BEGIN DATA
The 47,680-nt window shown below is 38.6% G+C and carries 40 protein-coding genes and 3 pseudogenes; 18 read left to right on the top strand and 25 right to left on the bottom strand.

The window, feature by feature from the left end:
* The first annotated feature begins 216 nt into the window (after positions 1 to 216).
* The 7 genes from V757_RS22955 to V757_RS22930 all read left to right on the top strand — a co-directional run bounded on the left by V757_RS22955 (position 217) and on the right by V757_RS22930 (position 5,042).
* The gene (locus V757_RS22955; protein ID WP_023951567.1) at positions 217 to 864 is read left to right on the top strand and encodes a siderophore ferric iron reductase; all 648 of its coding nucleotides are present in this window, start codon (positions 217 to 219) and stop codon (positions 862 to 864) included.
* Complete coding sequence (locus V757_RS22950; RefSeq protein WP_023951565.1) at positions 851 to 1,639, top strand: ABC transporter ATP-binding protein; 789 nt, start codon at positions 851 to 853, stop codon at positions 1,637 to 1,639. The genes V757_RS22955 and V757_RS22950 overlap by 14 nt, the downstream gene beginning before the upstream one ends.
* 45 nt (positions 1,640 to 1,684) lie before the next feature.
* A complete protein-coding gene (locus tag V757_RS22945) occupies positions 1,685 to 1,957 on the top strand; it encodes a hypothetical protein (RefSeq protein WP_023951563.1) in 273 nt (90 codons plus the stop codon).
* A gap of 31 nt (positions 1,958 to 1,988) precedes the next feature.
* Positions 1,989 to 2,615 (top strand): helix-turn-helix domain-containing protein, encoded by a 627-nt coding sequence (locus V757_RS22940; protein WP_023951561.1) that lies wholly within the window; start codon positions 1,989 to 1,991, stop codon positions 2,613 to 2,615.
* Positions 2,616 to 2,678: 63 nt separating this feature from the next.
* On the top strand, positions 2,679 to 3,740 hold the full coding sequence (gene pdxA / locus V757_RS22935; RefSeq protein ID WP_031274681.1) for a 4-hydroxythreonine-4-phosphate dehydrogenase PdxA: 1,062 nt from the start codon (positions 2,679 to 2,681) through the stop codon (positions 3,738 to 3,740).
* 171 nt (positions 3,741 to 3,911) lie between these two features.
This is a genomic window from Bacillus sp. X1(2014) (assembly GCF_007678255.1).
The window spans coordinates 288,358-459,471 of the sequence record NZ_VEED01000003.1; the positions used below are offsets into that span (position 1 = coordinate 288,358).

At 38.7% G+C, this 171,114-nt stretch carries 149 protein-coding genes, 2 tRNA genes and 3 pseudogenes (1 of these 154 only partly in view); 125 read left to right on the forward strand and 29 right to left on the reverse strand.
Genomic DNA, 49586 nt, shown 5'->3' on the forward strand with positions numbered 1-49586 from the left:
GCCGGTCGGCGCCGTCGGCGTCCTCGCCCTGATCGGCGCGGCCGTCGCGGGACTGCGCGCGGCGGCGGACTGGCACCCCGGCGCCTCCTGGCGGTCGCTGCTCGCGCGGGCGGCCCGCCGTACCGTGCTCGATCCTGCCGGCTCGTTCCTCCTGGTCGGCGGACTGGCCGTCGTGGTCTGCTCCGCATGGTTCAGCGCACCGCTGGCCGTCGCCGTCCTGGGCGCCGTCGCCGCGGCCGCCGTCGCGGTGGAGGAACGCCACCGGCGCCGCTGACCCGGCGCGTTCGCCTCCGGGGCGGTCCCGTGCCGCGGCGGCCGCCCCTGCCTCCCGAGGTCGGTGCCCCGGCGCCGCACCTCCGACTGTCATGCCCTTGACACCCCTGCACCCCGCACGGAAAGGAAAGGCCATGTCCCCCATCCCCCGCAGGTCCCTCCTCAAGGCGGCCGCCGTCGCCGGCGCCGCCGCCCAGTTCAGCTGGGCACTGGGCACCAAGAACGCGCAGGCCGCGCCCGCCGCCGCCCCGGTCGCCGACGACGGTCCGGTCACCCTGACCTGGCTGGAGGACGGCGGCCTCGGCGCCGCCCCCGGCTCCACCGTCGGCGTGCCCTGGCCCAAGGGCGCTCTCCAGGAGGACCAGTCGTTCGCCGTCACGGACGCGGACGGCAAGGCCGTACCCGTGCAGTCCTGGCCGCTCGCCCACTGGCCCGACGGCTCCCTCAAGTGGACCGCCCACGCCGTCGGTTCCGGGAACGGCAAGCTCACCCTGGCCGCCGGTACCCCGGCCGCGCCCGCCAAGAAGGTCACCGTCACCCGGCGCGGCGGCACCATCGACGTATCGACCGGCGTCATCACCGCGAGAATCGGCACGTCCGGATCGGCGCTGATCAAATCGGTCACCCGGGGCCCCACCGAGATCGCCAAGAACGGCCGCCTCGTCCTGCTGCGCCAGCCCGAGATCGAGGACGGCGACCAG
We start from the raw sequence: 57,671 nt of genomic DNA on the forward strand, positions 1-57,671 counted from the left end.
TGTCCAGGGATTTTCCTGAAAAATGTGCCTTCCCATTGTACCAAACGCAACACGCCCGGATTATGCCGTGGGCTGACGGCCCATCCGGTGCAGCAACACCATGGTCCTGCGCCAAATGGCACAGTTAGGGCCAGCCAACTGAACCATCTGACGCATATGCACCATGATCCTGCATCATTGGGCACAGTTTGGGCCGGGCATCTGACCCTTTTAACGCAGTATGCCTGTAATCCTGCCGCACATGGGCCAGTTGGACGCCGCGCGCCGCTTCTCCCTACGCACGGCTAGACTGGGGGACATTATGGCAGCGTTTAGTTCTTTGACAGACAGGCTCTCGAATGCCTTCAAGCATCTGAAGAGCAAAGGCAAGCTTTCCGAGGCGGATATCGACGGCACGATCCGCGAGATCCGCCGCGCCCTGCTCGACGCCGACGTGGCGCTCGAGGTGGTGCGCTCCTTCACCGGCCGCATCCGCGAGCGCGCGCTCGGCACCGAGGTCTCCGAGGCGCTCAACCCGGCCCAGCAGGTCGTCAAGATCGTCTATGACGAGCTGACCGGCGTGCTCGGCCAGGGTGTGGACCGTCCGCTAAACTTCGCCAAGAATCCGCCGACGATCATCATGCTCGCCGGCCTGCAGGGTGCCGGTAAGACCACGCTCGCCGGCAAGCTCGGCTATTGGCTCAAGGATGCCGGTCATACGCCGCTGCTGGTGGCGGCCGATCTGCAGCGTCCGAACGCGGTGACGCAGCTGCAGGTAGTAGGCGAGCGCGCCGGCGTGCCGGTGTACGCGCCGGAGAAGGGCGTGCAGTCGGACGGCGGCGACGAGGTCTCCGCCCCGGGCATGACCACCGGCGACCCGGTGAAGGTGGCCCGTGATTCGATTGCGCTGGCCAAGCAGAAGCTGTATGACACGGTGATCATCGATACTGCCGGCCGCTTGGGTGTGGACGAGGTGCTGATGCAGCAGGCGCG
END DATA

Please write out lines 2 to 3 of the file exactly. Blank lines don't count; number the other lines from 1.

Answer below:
The window, feature by feature from the left end:
* The first annotated feature begins 216 nt into the window (after positions 1 to 216).